General Schneider was the GOC of Zossen which was one of the largest training camps in Germany in 1915.
The German officer in charge of the Irish Brigade was Hauptmann [Captain] Hans Boehm.
He was fluent in English and was for 20 years before the war a brewery manager in Milwaukee, US.
The Irish were housed in newly built quarters of good standard with washing facilities and had the same rations as the German solders in the camp.They had there own distinctive Irish Brigade uniform and the NCO’s carried side arms and swords similar to there German counterparts. The Brigade was attached to the 203rd Brandenburg Regiment and there interpreter was Obergefreiter [Corporal] Franz Zerhusen who was married to an Irish women.
The men trained using Maxim machine-guns and trench mortars along with hand-grenades and rifle practice. Off the training field they had military tactics lectures as well as German language lessons. While not training they participated in playing football and boxing with the German solders. They had leave from the camp in line with what the Germans solders were allowed and there rates of pay was similar.
Fr. Nicholson an Irish American priest who looked after the mens spiritual needs while in Limburg and for a time in Zossen returned to America. He was well versed in Irish history and her troubles with her nearest neighbor Britain. He helped in recruiting and was supportive of the volunteers of the Irish Brigade in there plight for what they were about to undertake in the cause of Irish freedom. He remained so up to his death in 1935 and remembered the men of the Brigade in his last will and testament. In a letter from the US from Fr. Nicholson to Michael Kehoe while in Zossen he says he was badly treated by members of a British navy patrol who boarded the neutral ship in route to America in the North Sea. After arriving back in America the hierarchy would not allow him to return to his home and shipped him out west to Wyoming for his interference in Irish affairs while in Germany.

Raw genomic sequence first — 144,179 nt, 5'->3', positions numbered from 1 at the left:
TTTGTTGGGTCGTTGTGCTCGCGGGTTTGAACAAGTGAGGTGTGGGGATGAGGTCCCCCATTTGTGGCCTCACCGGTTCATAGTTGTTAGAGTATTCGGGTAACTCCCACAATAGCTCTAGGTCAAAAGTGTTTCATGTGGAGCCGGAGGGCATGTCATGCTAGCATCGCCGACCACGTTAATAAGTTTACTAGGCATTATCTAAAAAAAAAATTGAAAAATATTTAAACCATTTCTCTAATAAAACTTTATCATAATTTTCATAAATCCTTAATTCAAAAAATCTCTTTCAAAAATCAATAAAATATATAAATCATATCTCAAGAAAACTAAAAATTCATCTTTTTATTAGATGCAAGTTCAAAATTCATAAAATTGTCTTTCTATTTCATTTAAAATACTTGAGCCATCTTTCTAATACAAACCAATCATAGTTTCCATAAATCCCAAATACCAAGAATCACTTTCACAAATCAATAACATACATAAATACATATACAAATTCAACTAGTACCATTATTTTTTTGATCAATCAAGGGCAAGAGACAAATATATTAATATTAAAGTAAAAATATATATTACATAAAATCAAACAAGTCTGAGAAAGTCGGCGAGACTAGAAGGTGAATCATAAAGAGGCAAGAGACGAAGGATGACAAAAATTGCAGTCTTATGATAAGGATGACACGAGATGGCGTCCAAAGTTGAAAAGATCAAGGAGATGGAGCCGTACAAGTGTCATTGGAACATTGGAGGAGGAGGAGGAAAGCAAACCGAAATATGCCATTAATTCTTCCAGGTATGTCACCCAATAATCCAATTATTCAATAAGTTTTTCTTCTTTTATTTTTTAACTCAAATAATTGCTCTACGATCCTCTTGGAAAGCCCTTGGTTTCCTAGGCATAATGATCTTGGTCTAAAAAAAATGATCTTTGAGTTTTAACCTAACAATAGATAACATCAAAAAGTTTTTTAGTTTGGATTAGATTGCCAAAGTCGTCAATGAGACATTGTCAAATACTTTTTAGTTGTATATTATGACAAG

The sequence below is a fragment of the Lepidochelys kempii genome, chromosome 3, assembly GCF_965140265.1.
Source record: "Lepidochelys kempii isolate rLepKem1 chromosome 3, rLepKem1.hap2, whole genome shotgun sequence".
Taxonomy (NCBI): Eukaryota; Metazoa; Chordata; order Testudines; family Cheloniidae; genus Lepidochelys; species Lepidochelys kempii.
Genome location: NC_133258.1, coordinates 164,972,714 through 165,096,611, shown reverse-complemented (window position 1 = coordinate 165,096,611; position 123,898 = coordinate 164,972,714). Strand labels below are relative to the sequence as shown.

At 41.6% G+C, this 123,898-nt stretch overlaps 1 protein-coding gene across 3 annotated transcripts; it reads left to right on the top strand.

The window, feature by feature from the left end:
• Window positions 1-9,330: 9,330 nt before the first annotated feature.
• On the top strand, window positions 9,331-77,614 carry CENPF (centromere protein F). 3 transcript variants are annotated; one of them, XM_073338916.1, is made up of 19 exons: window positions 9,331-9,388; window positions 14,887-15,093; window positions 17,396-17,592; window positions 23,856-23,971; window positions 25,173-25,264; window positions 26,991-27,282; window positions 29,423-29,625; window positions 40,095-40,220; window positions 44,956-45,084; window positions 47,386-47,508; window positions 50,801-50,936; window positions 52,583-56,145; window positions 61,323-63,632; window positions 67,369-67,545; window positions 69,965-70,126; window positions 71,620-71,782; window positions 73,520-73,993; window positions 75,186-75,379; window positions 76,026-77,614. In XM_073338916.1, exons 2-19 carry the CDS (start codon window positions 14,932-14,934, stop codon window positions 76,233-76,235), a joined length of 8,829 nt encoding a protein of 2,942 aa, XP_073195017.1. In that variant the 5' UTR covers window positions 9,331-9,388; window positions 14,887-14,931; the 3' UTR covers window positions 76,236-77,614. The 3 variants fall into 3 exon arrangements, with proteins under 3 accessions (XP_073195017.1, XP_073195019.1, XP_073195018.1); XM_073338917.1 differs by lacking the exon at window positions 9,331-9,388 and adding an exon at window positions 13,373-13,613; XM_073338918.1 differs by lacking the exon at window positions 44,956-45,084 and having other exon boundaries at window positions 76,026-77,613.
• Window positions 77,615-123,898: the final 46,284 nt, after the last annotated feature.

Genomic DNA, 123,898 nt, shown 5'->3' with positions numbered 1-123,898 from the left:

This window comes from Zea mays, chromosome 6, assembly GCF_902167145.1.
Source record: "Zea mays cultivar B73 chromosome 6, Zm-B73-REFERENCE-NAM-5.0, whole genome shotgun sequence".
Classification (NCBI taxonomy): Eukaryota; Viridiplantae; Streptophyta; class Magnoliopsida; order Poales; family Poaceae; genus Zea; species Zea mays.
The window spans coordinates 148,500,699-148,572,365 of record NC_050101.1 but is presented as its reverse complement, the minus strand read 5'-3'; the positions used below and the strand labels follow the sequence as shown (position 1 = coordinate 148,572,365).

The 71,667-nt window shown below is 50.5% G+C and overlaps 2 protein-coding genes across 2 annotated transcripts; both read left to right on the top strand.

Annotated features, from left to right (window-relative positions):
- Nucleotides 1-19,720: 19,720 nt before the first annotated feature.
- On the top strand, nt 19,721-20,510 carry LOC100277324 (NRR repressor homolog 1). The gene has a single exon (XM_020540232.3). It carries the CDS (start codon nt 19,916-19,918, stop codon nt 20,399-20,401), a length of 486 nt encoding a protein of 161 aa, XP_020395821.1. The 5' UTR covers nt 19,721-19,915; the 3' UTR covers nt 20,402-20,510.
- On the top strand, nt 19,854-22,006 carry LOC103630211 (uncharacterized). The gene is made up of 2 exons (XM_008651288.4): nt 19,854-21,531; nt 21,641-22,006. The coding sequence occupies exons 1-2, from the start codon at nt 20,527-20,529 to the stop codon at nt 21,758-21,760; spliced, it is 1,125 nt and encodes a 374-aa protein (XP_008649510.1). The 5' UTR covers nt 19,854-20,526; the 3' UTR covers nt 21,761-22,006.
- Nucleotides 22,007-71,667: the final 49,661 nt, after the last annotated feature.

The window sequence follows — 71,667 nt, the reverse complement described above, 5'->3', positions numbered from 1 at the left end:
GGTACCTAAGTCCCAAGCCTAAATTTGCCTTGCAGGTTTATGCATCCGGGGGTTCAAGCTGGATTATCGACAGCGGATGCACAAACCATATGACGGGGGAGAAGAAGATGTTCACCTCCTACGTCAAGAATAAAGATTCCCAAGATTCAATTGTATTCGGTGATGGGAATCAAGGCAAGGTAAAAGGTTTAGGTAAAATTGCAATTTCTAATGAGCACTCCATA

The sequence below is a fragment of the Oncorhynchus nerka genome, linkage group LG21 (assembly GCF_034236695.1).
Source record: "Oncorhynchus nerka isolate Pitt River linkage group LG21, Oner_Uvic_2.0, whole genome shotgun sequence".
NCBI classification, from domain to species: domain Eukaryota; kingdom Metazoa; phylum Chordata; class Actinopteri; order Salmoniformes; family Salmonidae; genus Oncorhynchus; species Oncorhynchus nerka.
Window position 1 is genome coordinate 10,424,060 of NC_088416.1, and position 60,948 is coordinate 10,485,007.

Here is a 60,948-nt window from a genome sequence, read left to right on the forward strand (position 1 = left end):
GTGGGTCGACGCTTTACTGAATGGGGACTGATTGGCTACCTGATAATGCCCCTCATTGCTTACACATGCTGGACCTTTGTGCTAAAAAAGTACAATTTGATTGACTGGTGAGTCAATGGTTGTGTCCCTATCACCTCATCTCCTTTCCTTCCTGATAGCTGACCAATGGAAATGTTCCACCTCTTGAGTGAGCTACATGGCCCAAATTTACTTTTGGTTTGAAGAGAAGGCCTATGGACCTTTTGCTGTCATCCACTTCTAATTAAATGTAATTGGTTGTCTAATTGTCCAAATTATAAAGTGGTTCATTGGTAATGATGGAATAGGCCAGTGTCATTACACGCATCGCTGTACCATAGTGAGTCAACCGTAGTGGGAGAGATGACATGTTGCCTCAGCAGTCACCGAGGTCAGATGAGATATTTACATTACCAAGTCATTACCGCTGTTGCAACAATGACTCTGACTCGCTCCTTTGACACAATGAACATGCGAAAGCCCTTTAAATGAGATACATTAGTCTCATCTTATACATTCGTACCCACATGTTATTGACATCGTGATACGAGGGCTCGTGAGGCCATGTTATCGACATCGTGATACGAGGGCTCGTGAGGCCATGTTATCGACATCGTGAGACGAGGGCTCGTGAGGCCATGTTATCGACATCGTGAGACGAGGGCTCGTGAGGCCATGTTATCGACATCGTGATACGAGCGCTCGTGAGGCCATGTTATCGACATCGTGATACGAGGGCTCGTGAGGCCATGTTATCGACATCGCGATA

Commandant Joseph Plunkett who arrived from Ireland to aid in recruiting while the men were still in Limburg camp was still in Germany when the volunteers were moved to Zossen. Plunkett left Germany the same time as Father Nicholson around mid July 1915. Plunkett was executed by the British in 1916 as one of the leaders of the Irish Rebellion.
Captain Robert Monteith arrived in Germany from Ireland via USA in November of 1915. Monteith had been director of training the 1st Battalion, Dublin Brigade of the Irish Volunteers before he was sent to Berlin by the Military Council of the Irish Republican Brotherhood [IRB] to represent them. He brought word to Casement from Clan na Gael in the USA and Ireland that with the aid of men and arms from Germany there would be a rising on Irish soil in the spring of 1916 in an attempt to gain Irish Independence. Casement being very happy with the news then conveyed the information to the men of the Irish Brigade who were equally happy that they were to take part in the liberation of there homeland.
Training for the Brigade intensified through the winter of 1915-1916 because of the forthcoming Irish rebellion. 10 German NCO’s were appointed to the Brigade and the men trained using commands in German and English in the likely hood that German officers would land in Ireland with them.
In March 1916 one of the volunteers Patrick O’Holohan from Waterford became ill from wounds he received in battle in 1914 and never fully recovered from. He died on 16th March and was buried on St. Patricks day March 17th with full military honours performed by his Irish and German comrades of the 203 Regiment which made a lasting impression on Roger Casement and the men.